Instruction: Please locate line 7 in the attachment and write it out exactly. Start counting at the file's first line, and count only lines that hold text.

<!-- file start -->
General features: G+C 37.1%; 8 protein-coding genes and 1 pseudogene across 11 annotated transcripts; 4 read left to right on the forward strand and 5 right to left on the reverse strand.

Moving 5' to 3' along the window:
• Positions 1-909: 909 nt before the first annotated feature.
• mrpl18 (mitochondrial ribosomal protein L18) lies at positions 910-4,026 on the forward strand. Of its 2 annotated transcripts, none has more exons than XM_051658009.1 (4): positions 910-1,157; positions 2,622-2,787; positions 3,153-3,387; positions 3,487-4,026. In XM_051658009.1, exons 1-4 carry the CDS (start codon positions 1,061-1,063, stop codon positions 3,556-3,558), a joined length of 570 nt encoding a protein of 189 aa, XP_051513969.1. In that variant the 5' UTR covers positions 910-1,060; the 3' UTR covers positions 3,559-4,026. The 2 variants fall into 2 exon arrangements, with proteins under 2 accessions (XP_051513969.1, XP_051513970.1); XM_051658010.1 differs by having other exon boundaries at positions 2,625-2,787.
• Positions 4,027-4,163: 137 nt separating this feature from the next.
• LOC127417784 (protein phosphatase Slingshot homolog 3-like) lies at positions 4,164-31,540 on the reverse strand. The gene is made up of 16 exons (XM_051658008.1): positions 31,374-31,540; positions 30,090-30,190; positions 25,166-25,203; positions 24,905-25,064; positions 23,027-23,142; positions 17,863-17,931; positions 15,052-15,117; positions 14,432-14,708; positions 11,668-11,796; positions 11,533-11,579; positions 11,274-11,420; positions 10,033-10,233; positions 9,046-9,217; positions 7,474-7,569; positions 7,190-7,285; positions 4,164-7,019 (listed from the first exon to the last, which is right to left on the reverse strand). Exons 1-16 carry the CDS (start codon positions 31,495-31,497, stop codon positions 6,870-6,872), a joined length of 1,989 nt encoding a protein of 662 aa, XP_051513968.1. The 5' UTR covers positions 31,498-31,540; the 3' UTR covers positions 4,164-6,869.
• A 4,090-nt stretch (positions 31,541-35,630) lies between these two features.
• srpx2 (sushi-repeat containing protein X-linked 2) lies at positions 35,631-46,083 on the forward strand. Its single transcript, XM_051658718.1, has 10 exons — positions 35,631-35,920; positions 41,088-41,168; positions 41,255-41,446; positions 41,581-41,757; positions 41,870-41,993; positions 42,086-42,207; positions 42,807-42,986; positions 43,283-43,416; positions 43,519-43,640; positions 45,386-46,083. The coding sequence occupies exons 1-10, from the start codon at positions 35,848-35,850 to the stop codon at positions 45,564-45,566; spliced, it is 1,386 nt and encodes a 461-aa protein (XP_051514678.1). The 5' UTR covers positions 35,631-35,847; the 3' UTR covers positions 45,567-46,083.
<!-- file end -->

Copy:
• A 4,090-nt stretch (positions 31,541-35,630) lies between these two features.